D id you know that disorders of the respiratory system can leave you tired, weak, breathless and even prevent you from enjoying life? Knowing your risk and what you can do to keep your respiratory system functioning at its best is crucial to healthy living and creating the life you want. Allergies occur when our immune system falsely reacts to otherwise harmless substances called allergens. Causes are unknown, but they tend to run in families. Common symptoms are: sneezing, itchy eyes, a stuffy or runny nose. Medications and avoiding the allergens can successfully treat allergies. Asthma affects nearly 23 million Americans, including 7 million children. Asthma attacks are episodes of inflammation and narrowing of the airways in response to asthma “triggers.” Causes are unknown, but it also tends to run in families. Asthma symptoms range from minor wheezing to life-threatening attacks; asthma can often be managed with medications. Chronic Obstructive Pulmonary Disease (COPD) is used to describe any long-term, non-reversible damage to the lungs that interferes with normal breathing. In the US, COPD is the 4th leading cause of death and the 2nd leading cause of disability. Common symptoms vary from mild to severe coughing, coughing with mucus, breathlessness, and lack of energy. While there is no cure – COPD can be managed with medications and changing to healthy lifestyle habits. Influenza (flu), also referred to as seasonal flu, is a highly contagious illness but everyone can reduce their chances of getting the seasonal flu by getting a seasonal influenza vaccine. Pneumonia is a common lung infection and in 2006, 1.2 million Americans were hospital- ized with pneumonia. Over 55,000 died from the disease. It is caused by bacteria, viruses and fungi – but most commonly it is caused by the flu. Symptoms are traditional flu-like symptoms, sometimes with rapid breathing and chest pain. Pneumonia responds well to medications, rest, and fluids, but may require hospitalization for severe conditions. Tuberculosis (TB) is an infectious disease that usually attacks the lungs. It is caused by a type of bacteria called Mycobacterium tuberculosis. Common symptoms are: cough, chest pain, bloody mucus, fatigue, weight loss, loss of appetite, chills, fever, and night sweats. Tuberculosis can be treated with medication, but can be fatal if not treated properly. BREATH take a deep
Some of the things you can do to protect and improve your respiratory health are listed below: Stop Smoking Quitting is the best single thing you can do for your health! Smoking contributes to 80% and 90% of lung cancer deaths in women and men respectively. You CAN quit - help is available through your local hospital, support groups, family, and friends. Medical aids are also available including patches, gum, medications, and behavioral modification. Eat Right Respiratory diseases can make you gain or lose weight. It is important to maintain a healthy weight to avoid putting a strain on your respiratory system. Improve your respiratory health by eating foods rich in: Vitamin C – a powerful antioxidant that coats the surface of your airways and can help your lungs function better. Vitamin E – thought to prevent lung cancer by destroying cancer cells and helping your body’s immune system fight off respiratory infections. Carotenoids – found in leafy green vegetables, brussel sprouts, arugula, broccoli, carrots, apricots. Carotenoids are used to produce valuable vitamin A. Flavenoids – found in fruits and vegetables – help protect against inflammation and allergic reactions. Omega-3 Fatty Acids – can calm airways when they are irritated and inflamed. Omega-3s are mainly found in wild salmon, sardines, anchovies, walnuts and kiwis. Drink Up Water helps your respiratory function because it thins mucus, which can reduce coughing and make it easier to clear your airways. It also provides moisture necessary for your tissues. Get Moving Aerobic activities like walking, cycling and swimming help the body take in oxygen. Anaerobic exercises like stretching or lifting weights helps build muscle strength and strengthen the muscles used in breathing. Improve Your Air Quality Is your job literally making you sick? From hairdressing to coal mining, some professions can increase your exposure to harmful pollutants. Lung damage most typically occurs from constant, long-term exposure to harmful pollutants, which is why improving your air quality at work and at home is so important! Breathe! Every one of the 6 million breaths that we take every year brings us oxygen - our life’s fuel. Your breath health and the ability to breathe easily is a gift that must be nurtured and protected by caring for your respiratory health… your ability to engage in life depends on it!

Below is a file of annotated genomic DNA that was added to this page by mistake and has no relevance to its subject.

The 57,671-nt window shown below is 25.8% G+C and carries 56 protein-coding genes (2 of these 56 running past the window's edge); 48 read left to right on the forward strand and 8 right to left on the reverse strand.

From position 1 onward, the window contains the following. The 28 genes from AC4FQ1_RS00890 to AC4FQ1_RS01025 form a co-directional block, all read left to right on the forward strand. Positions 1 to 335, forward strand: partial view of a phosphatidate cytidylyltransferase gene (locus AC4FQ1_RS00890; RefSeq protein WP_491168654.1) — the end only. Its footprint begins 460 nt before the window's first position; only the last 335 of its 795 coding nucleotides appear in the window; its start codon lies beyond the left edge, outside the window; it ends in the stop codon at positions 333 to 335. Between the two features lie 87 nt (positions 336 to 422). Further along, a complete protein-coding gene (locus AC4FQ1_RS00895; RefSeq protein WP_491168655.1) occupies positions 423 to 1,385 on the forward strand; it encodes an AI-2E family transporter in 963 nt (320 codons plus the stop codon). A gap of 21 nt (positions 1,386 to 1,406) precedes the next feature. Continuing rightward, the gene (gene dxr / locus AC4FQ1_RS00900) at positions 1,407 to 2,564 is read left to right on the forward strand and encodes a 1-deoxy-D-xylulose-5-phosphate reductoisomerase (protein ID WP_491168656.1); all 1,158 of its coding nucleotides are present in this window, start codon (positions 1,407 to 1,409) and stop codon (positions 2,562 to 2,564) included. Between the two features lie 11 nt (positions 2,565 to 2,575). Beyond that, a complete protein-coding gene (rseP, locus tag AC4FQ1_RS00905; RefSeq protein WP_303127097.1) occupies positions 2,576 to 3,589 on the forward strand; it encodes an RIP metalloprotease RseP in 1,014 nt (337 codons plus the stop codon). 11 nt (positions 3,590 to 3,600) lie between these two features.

Sleep Apnea is a potentially serious, quite common sleep disorder that causes breathing to stop briefly during sleep. It can be caused by changes to the muscles in the back of the throat or the brain’s failure to transmit the proper signals to the breathing muscles. Smoking is a major risk factor for sleep apnea. Sleep apnea is often treated with lifestyle changes, medical aids, or surgery. Lung Cancer is the second most com- monly diagnosed cancer in both men and women and the most common cause of cancer death. While causes are not known, smok- ing is a major risk factor. Common symptoms are:chronic cough and/or coughing up blood; unexplained fever; weight loss and/or loss of appetite; hoarseness; wheezing; shortness of breath; chest pain; reoccurring bronchitis or pneumonia. Treatment methods vary but often in- clude surgery, chemotherapy, radiation and targeted drug therapy. Speak
with your doctor if you are experiencing any of the above symptoms.
Newly expanded pulmonary services at the NCH North Naples Hospital opens November 2, 2015. For more information about NCH Pulmonary Rehabilitation Services call (239) 624-6800.
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